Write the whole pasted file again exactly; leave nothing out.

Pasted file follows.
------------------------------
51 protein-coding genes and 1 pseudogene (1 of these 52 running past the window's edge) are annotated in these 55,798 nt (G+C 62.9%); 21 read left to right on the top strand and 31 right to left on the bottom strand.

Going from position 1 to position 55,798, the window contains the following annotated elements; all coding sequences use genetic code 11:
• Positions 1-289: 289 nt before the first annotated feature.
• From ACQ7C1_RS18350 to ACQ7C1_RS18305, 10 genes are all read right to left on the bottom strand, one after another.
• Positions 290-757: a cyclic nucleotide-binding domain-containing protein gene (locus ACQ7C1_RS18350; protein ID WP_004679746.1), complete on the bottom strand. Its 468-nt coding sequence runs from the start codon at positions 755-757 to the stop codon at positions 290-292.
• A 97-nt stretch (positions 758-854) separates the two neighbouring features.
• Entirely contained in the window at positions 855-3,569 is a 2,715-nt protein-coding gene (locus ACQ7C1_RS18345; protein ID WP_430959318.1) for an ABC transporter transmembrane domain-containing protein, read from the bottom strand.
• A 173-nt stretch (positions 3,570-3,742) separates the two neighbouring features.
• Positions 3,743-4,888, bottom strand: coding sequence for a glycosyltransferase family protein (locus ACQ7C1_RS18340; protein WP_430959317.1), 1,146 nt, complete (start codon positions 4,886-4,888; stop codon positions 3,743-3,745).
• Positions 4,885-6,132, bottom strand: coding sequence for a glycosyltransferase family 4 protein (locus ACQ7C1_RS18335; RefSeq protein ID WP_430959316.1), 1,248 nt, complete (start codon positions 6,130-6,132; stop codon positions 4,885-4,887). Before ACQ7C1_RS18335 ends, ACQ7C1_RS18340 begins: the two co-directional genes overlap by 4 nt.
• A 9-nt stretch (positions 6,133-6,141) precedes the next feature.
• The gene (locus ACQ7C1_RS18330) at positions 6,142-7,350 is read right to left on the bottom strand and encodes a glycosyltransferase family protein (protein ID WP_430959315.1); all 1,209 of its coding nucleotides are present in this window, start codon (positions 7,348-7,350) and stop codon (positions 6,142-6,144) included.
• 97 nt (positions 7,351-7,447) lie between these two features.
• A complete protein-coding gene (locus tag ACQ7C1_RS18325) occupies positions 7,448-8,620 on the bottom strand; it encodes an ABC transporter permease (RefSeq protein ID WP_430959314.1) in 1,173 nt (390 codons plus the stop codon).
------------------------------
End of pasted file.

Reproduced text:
51 protein-coding genes and 1 pseudogene (1 of these 52 running past the window's edge) are annotated in these 55,798 nt (G+C 62.9%); 21 read left to right on the top strand and 31 right to left on the bottom strand.

Going from position 1 to position 55,798, the window contains the following annotated elements; all coding sequences use genetic code 11:
• Positions 1-289: 289 nt before the first annotated feature.
• From ACQ7C1_RS18350 to ACQ7C1_RS18305, 10 genes are all read right to left on the bottom strand, one after another.
• Positions 290-757: a cyclic nucleotide-binding domain-containing protein gene (locus ACQ7C1_RS18350; protein ID WP_004679746.1), complete on the bottom strand. Its 468-nt coding sequence runs from the start codon at positions 755-757 to the stop codon at positions 290-292.
• A 97-nt stretch (positions 758-854) separates the two neighbouring features.
• Entirely contained in the window at positions 855-3,569 is a 2,715-nt protein-coding gene (locus ACQ7C1_RS18345; protein ID WP_430959318.1) for an ABC transporter transmembrane domain-containing protein, read from the bottom strand.
• A 173-nt stretch (positions 3,570-3,742) separates the two neighbouring features.
• Positions 3,743-4,888, bottom strand: coding sequence for a glycosyltransferase family protein (locus ACQ7C1_RS18340; protein WP_430959317.1), 1,146 nt, complete (start codon positions 4,886-4,888; stop codon positions 3,743-3,745).
• Positions 4,885-6,132, bottom strand: coding sequence for a glycosyltransferase family 4 protein (locus ACQ7C1_RS18335; RefSeq protein ID WP_430959316.1), 1,248 nt, complete (start codon positions 6,130-6,132; stop codon positions 4,885-4,887). Before ACQ7C1_RS18335 ends, ACQ7C1_RS18340 begins: the two co-directional genes overlap by 4 nt.
• A 9-nt stretch (positions 6,133-6,141) precedes the next feature.
• The gene (locus ACQ7C1_RS18330) at positions 6,142-7,350 is read right to left on the bottom strand and encodes a glycosyltransferase family protein (protein ID WP_430959315.1); all 1,209 of its coding nucleotides are present in this window, start codon (positions 7,348-7,350) and stop codon (positions 6,142-6,144) included.
• 97 nt (positions 7,351-7,447) lie between these two features.
• A complete protein-coding gene (locus tag ACQ7C1_RS18325) occupies positions 7,448-8,620 on the bottom strand; it encodes an ABC transporter permease (RefSeq protein ID WP_430959314.1) in 1,173 nt (390 codons plus the stop codon).